New Jerseyans in some parts of the state may be able to catch a glimpse of a rocket after it launches from Wallops Flight Facility in Virginia Monday night. The launch was originally scheduled for Sunday, but has been delayed.

According to NASA, the commercial provider Orbital ATK is scheduled to launch its sixth mission to the International Space Station at 7:40 p.m. Monday. New Jerseyans should look to the south-southwest for what will appear to be a bright, moving star.

NASA officials say the launch was delayed 24 hours "due to a ground support equipment (GSE) cable that did not perform as expected during the pre-launch check out. We have spares on hand and rework procedures are in process." If the forecast holds true, people from South Carolina up to Massachusetts may be able to catch a glimpse of the launch.

The Antares rocket will launch a Cygnus spacecraft that will be carrying almost 5,100 pounds of cargo to the International Space Station.

Cygnus will be supplying supplies to the crew of the ISS that will be used "to support dozens of science and research investigations that will occur during Expeditions 49 and 50." The cargo also includes supplies for the astronauts and vehicle hardware. NASA says the experiments include studies on fire in space as well as the effects lighting has on sleep patterns and other health-related analysis.

Monday's launch can also be viewed live at NASA TV.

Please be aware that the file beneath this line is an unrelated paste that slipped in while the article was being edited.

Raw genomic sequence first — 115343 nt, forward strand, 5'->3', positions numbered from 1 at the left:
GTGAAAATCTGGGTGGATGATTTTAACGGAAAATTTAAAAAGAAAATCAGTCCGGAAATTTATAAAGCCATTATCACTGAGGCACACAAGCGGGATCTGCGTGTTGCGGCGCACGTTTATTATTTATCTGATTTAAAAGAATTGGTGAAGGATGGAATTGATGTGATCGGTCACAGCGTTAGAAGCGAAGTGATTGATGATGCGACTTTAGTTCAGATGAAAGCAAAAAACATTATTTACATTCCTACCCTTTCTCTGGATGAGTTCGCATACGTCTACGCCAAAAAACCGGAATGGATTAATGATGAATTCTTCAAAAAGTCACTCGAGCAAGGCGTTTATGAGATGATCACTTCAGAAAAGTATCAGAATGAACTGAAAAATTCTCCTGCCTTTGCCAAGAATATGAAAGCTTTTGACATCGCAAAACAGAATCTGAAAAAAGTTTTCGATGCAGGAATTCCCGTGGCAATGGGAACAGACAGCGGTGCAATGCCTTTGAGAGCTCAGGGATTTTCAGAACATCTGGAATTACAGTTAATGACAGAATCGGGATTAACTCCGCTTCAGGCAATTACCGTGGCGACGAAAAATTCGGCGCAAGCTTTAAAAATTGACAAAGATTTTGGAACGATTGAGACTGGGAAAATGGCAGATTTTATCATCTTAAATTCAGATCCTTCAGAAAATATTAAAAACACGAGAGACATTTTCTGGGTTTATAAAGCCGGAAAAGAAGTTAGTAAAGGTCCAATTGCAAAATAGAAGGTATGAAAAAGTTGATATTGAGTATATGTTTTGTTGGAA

The launch was originally scheduled for Thursday, NASA said in a statement. However, NASA delayed the takeoff twice - once due to contingency plans resulting from Hurricane Matthew, and again due to Hurricane Nicole, which is churning in the Atlantic and impacting the agency's support operations in Bermuda.

Monday's planned launch will be the first Antares rocket mission to take off from Wallops Island since October of 2014, when a rocket exploded on the launch pad. The cause of the explosion was determined to be related to problems with the engine. In preparation for the current mission, the Antares was recently fitted with new engines, that were tested and approved in May, according to NASA.

The Cygnus spacecraft has been dubbed the S.S. Alan Poindexter, as a tribute to a space shuttle veteran who flew on two missions to the International Space Station, one as a shuttle commander. NASA says Poindexter died in an accident in July 2012.

Toniann Antonelli is a social content producer for NJ 101.5. She can be reached at toniann.antonelli@townsquaremedia.com, or on Twitter @ToniRadio1015.

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